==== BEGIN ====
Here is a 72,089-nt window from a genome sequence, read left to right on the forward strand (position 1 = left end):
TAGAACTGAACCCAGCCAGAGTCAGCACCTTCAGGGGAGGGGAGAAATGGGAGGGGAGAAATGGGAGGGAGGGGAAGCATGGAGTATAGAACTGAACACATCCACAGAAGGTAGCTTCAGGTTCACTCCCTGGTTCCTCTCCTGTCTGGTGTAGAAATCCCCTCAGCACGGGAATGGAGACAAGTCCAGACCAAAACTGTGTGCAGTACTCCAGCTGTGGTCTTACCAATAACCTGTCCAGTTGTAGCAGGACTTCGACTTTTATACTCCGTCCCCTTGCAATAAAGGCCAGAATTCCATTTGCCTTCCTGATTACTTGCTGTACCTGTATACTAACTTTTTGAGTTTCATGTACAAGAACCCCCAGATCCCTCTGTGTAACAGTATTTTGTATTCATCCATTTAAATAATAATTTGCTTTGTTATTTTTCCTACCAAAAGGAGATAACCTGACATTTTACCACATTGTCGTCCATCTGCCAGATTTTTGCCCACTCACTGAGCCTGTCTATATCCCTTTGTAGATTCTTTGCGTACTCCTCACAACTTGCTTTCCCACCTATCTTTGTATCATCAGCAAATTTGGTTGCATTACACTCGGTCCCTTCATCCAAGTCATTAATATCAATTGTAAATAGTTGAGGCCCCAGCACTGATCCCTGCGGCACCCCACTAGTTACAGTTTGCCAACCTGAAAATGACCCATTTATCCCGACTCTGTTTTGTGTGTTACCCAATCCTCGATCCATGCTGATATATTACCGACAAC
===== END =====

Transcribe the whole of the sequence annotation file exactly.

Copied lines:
Here is a 72,089-nt window from a genome sequence, read left to right on the forward strand (position 1 = left end):
TAGAACTGAACCCAGCCAGAGTCAGCACCTTCAGGGGAGGGGAGAAATGGGAGGGGAGAAATGGGAGGGAGGGGAAGCATGGAGTATAGAACTGAACACATCCACAGAAGGTAGCTTCAGGTTCACTCCCTGGTTCCTCTCCTGTCTGGTGTAGAAATCCCCTCAGCACGGGAATGGAGACAAGTCCAGACCAAAACTGTGTGCAGTACTCCAGCTGTGGTCTTACCAATAACCTGTCCAGTTGTAGCAGGACTTCGACTTTTATACTCCGTCCCCTTGCAATAAAGGCCAGAATTCCATTTGCCTTCCTGATTACTTGCTGTACCTGTATACTAACTTTTTGAGTTTCATGTACAAGAACCCCCAGATCCCTCTGTGTAACAGTATTTTGTATTCATCCATTTAAATAATAATTTGCTTTGTTATTTTTCCTACCAAAAGGAGATAACCTGACATTTTACCACATTGTCGTCCATCTGCCAGATTTTTGCCCACTCACTGAGCCTGTCTATATCCCTTTGTAGATTCTTTGCGTACTCCTCACAACTTGCTTTCCCACCTATCTTTGTATCATCAGCAAATTTGGTTGCATTACACTCGGTCCCTTCATCCAAGTCATTAATATCAATTGTAAATAGTTGAGGCCCCAGCACTGATCCCTGCGGCACCCCACTAGTTACAGTTTGCCAACCTGAAAATGACCCATTTATCCCGACTCTGTTTTGTGTGTTACCCAATCCTCGATCCATGCTGATATATTACCGACAAC